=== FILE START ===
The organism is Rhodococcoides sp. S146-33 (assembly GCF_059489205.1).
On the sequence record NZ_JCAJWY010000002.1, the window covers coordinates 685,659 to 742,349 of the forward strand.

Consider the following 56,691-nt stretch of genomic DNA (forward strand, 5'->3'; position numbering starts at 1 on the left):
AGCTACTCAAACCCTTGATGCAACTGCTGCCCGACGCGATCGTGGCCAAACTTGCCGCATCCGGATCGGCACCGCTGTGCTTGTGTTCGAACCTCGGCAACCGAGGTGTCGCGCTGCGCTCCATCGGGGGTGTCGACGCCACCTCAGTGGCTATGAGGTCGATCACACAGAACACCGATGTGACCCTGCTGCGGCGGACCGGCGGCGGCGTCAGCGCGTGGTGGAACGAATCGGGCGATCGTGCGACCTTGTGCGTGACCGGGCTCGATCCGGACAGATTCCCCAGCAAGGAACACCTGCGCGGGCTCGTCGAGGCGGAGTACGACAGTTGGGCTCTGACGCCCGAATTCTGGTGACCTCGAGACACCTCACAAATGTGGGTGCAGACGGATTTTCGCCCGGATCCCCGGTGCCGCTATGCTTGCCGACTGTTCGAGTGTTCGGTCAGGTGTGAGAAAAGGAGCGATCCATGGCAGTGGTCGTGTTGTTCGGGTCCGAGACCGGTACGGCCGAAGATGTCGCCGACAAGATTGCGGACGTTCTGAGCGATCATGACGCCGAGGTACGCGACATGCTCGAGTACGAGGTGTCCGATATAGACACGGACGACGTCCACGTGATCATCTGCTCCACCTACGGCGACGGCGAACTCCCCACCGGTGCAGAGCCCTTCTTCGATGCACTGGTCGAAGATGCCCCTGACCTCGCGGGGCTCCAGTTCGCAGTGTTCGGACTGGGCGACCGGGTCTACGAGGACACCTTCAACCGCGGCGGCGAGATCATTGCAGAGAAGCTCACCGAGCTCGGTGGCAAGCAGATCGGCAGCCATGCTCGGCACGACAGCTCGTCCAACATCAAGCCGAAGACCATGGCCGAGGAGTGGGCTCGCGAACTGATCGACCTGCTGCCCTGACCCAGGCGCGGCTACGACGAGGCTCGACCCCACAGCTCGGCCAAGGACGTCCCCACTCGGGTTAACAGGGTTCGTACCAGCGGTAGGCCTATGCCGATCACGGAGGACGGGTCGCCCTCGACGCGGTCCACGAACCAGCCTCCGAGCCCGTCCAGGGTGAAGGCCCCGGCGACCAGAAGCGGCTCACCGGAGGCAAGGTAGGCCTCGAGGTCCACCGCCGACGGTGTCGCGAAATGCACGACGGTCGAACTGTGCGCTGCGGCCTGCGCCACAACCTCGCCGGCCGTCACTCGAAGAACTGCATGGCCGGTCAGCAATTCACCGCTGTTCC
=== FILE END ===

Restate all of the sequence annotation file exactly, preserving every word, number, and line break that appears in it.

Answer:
The organism is Rhodococcoides sp. S146-33 (assembly GCF_059489205.1).
On the sequence record NZ_JCAJWY010000002.1, the window covers coordinates 685,659 to 742,349 of the forward strand.

Consider the following 56,691-nt stretch of genomic DNA (forward strand, 5'->3'; position numbering starts at 1 on the left):
AGCTACTCAAACCCTTGATGCAACTGCTGCCCGACGCGATCGTGGCCAAACTTGCCGCATCCGGATCGGCACCGCTGTGCTTGTGTTCGAACCTCGGCAACCGAGGTGTCGCGCTGCGCTCCATCGGGGGTGTCGACGCCACCTCAGTGGCTATGAGGTCGATCACACAGAACACCGATGTGACCCTGCTGCGGCGGACCGGCGGCGGCGTCAGCGCGTGGTGGAACGAATCGGGCGATCGTGCGACCTTGTGCGTGACCGGGCTCGATCCGGACAGATTCCCCAGCAAGGAACACCTGCGCGGGCTCGTCGAGGCGGAGTACGACAGTTGGGCTCTGACGCCCGAATTCTGGTGACCTCGAGACACCTCACAAATGTGGGTGCAGACGGATTTTCGCCCGGATCCCCGGTGCCGCTATGCTTGCCGACTGTTCGAGTGTTCGGTCAGGTGTGAGAAAAGGAGCGATCCATGGCAGTGGTCGTGTTGTTCGGGTCCGAGACCGGTACGGCCGAAGATGTCGCCGACAAGATTGCGGACGTTCTGAGCGATCATGACGCCGAGGTACGCGACATGCTCGAGTACGAGGTGTCCGATATAGACACGGACGACGTCCACGTGATCATCTGCTCCACCTACGGCGACGGCGAACTCCCCACCGGTGCAGAGCCCTTCTTCGATGCACTGGTCGAAGATGCCCCTGACCTCGCGGGGCTCCAGTTCGCAGTGTTCGGACTGGGCGACCGGGTCTACGAGGACACCTTCAACCGCGGCGGCGAGATCATTGCAGAGAAGCTCACCGAGCTCGGTGGCAAGCAGATCGGCAGCCATGCTCGGCACGACAGCTCGTCCAACATCAAGCCGAAGACCATGGCCGAGGAGTGGGCTCGCGAACTGATCGACCTGCTGCCCTGACCCAGGCGCGGCTACGACGAGGCTCGACCCCACAGCTCGGCCAAGGACGTCCCCACTCGGGTTAACAGGGTTCGTACCAGCGGTAGGCCTATGCCGATCACGGAGGACGGGTCGCCCTCGACGCGGTCCACGAACCAGCCTCCGAGCCCGTCCAGGGTGAAGGCCCCGGCGACCAGAAGCGGCTCACCGGAGGCAAGGTAGGCCTCGAGGTCCACCGCCGACGGTGTCGCGAAATGCACGACGGTCGAACTGTGCGCTGCGGCCTGCGCCACAACCTCGCCGGCCGTCACTCGAAGAACTGCATGGCCGGTCAGCAATTCACCGCTGTTCC